RBG's Iconic Collars Spoke Volumes

By: Michelle Konstantinovsky  | 
Supreme Court Justice Ruth Bader Ginsburg said her lace collar was her favorite, as worn in this photo celebrating her 20th anniversary on the bench in 2013. Nikki Kahn/The Washington Post via Getty Images

U.S. Supreme Court Justice Ruth Bader Ginsburg, who died Sept. 18, 2020, from complications to pancreatic cancer, made history for a variety of reasons: She was the first Jewish female — and second female justice ever — to serve on the Supreme Court. But in addition to her endlessly impressive resume and renowned reputation, she left a lasting legacy with her fashion choices, too. According to Town and Country Magazine, Ginsburg had "jazzed up her black robes with some truly dazzling neckwear" for years, and her accessories were more than aesthetic choices — many believe she quietly and consistently attached political opinions to each of her signature neckpieces.

Ginsburg, Obama's State of Union speech
Ginsburg wore this jazzy "majority opinion" neckpiece to attend President Barack Obama's State of the Union speech in 2013.
Chip Somodevilla/Getty Images

In fact, the Notorious RBG made such a splash with her statement jabots and necklaces throughout the years, she inspired a top fashion brand to pay tribute to her subtle but significant style choices. As Harper's Bazaar reported, Ginsburg "has worn the same sparkling Banana Republic bib necklace as a sartorial way to express her disapproval" since 2012. She's worn it repeatedly whenever she's disagreed with a Supreme Court decision, and perhaps most famously wore it the day after Donald Trump was elected president in 2016. When asked why she chose the bedazzled black piece to make such strong statements, she told Katie Couric in 2014 that it "looked fitting for dissents."


Last year, Banana Republic reissued the original collar necklace for a limited time and donated half of the proceeds from each sale to the ACLU Women's Rights Project, an organization co-founded by Ginsburg.

"The Notorious Necklace is a re-issue of Banana Republic's original design from 2012," a Banana Republic spokesperson says via email. "As a brand co-founded by a woman, empowerment has always been part of our DNA and it was a great opportunity to benefit the advancement of women's rights as a continuation of our brand commitment to champion equality."

But the dissent collar is just one of the main jabots Ginsburg had in her collection. As she showed Couric, she had a "majority opinion collar" (a glitzy yellow and rose floral design gifted to her by her law clerks), a replica of Plácido Domingo's black and white collar in "Stiffelio" purchased at the Metropolitan Opera Gift Shop, and her favorite all-purpose piece: a lacy white piece purchased in Cape Town, South Africa.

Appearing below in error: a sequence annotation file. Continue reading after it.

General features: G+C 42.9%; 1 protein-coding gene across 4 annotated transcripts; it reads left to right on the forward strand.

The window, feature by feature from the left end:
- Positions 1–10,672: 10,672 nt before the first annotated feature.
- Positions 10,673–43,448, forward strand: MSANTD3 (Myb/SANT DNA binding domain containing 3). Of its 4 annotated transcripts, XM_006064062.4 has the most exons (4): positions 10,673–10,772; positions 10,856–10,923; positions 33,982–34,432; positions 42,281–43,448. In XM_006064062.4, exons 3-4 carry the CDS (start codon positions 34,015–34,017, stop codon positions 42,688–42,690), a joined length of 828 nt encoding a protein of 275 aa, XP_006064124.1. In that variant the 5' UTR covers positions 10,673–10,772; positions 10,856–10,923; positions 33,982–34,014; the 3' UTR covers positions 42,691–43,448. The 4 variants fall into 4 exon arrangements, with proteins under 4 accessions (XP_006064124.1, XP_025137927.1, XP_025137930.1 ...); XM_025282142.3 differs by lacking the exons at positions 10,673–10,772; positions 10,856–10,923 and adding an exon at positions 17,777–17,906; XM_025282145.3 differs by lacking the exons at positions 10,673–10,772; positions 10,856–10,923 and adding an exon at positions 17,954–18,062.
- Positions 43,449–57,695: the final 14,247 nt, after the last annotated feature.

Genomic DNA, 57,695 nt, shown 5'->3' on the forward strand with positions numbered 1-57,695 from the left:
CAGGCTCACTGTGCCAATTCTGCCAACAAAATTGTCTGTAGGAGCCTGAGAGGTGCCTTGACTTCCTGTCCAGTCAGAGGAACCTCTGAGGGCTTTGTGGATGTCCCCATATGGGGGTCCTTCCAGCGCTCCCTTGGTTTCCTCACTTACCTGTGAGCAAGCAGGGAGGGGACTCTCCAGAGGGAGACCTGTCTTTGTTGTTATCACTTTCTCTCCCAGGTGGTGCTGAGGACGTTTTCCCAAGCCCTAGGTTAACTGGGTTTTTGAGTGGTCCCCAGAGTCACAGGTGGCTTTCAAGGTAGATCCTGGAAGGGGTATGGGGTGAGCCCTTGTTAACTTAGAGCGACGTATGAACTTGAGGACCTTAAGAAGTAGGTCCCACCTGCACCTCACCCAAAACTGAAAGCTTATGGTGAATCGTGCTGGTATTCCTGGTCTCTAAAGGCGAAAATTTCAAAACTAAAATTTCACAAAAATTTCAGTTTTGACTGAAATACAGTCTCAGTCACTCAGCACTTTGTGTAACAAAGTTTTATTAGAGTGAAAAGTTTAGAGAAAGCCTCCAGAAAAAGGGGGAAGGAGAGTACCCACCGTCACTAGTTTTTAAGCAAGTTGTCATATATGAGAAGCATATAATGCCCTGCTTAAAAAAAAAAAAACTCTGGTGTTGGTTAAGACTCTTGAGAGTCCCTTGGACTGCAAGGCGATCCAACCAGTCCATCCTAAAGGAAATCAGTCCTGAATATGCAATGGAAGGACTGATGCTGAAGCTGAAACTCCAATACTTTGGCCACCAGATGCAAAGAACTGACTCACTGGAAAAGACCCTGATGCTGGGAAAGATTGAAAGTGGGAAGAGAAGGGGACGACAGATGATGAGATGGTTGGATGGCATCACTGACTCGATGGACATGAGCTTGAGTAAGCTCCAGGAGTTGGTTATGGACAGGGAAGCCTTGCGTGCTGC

Another iconic Ginsburg collar is the one she wore in her first official court portrait with then newly appointed Supreme Court Justice Brett Kavanaugh. For the photo, RBG wore a Stella & Dot necklace that Town and Country described as "a cross between a feathered wing and spiky armor," and anyone inclined to look for meaning in her fashion messaging could have interpreted the look as "her prickly disapproval" of Kavanaugh.

Ruth Bader Ginsburg, SC
Ginsburg wore this "cross between a feathered wing and spiky armor” for the official photo at the Supreme Court after Brett Kavanaugh joined the bench in 2018. Was that meant to convey "prickly disapproval"?
MANDEL NGAN/AFP via Getty Images

But RBG is, at her core, a woman of the people, as evidenced by a sweet 2015 anecdote in which a Reddit user reported making Ginsburg a lovely lace collar and then receiving a gracious thank-you note in return. Redditor Sahrabee shared a photo of the note (written on official RBG letterhead!), which read, "Dear Ms. Harvin, The lace collar is elegant. I will wear it often, with appreciation for your artistry and caring. Ruth Bader Ginsburg."

Ginsburg's sartorial choices came a long way in their evolution over the years. When she first joined the Supreme Court in 1993, she opted for a more traditional white jabot that lacked the razzle-dazzle of her later looks. As she told the Washington Post, "[Y]ou know, the standard robe is made for a man because it has a place for the shirt to show, and the tie. So Sandra Day O'Connor and I thought it would be appropriate if we included as part of our robe something typical of a woman. So, I have many, many collars."

Ginsburg, Kennedy
In her earlier days, Ginsburg favored more traditional lace jabots, like this one seen in her 2010 Supreme Court portrait next to Supreme Court Justice Anthony M. Kennedy.
TIM SLOAN/AFP via Getty Images